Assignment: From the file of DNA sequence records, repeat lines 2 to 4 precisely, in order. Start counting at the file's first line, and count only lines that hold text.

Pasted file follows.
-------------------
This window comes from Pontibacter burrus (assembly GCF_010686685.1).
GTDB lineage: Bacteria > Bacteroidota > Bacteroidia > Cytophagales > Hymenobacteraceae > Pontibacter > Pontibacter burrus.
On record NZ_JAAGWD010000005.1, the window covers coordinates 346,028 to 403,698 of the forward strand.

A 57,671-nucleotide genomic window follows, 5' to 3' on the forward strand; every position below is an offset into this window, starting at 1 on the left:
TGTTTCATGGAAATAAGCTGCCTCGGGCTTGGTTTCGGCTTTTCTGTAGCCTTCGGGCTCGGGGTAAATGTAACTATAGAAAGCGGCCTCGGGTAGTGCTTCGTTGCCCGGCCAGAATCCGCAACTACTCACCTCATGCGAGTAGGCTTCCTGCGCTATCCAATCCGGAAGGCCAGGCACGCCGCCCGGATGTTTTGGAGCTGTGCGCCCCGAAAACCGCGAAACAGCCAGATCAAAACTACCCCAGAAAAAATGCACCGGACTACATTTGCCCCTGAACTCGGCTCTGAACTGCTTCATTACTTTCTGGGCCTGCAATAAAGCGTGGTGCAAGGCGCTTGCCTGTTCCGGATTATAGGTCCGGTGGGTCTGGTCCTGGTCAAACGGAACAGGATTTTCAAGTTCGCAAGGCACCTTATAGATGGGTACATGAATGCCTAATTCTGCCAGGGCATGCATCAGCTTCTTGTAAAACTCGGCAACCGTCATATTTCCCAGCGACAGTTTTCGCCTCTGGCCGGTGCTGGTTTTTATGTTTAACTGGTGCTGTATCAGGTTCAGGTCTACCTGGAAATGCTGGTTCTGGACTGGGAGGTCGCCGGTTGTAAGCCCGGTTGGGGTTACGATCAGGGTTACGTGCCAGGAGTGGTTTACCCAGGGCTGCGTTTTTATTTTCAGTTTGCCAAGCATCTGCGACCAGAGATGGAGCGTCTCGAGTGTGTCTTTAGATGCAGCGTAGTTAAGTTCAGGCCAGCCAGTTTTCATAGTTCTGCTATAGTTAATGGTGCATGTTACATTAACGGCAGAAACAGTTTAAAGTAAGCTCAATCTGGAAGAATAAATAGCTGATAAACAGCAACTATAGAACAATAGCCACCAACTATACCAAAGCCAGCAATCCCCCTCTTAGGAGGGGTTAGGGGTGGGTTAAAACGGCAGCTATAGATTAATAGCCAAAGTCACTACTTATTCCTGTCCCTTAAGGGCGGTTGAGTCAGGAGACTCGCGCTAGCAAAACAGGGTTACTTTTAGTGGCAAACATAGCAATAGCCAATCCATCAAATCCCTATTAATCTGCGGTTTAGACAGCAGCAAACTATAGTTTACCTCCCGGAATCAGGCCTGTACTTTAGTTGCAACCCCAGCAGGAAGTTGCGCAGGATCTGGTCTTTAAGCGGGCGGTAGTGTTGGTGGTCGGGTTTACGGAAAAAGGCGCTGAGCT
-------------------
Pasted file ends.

GTDB lineage: Bacteria > Bacteroidota > Bacteroidia > Cytophagales > Hymenobacteraceae > Pontibacter > Pontibacter burrus.
On record NZ_JAAGWD010000005.1, the window covers coordinates 346,028 to 403,698 of the forward strand.

A 57,671-nucleotide genomic window follows, 5' to 3' on the forward strand; every position below is an offset into this window, starting at 1 on the left: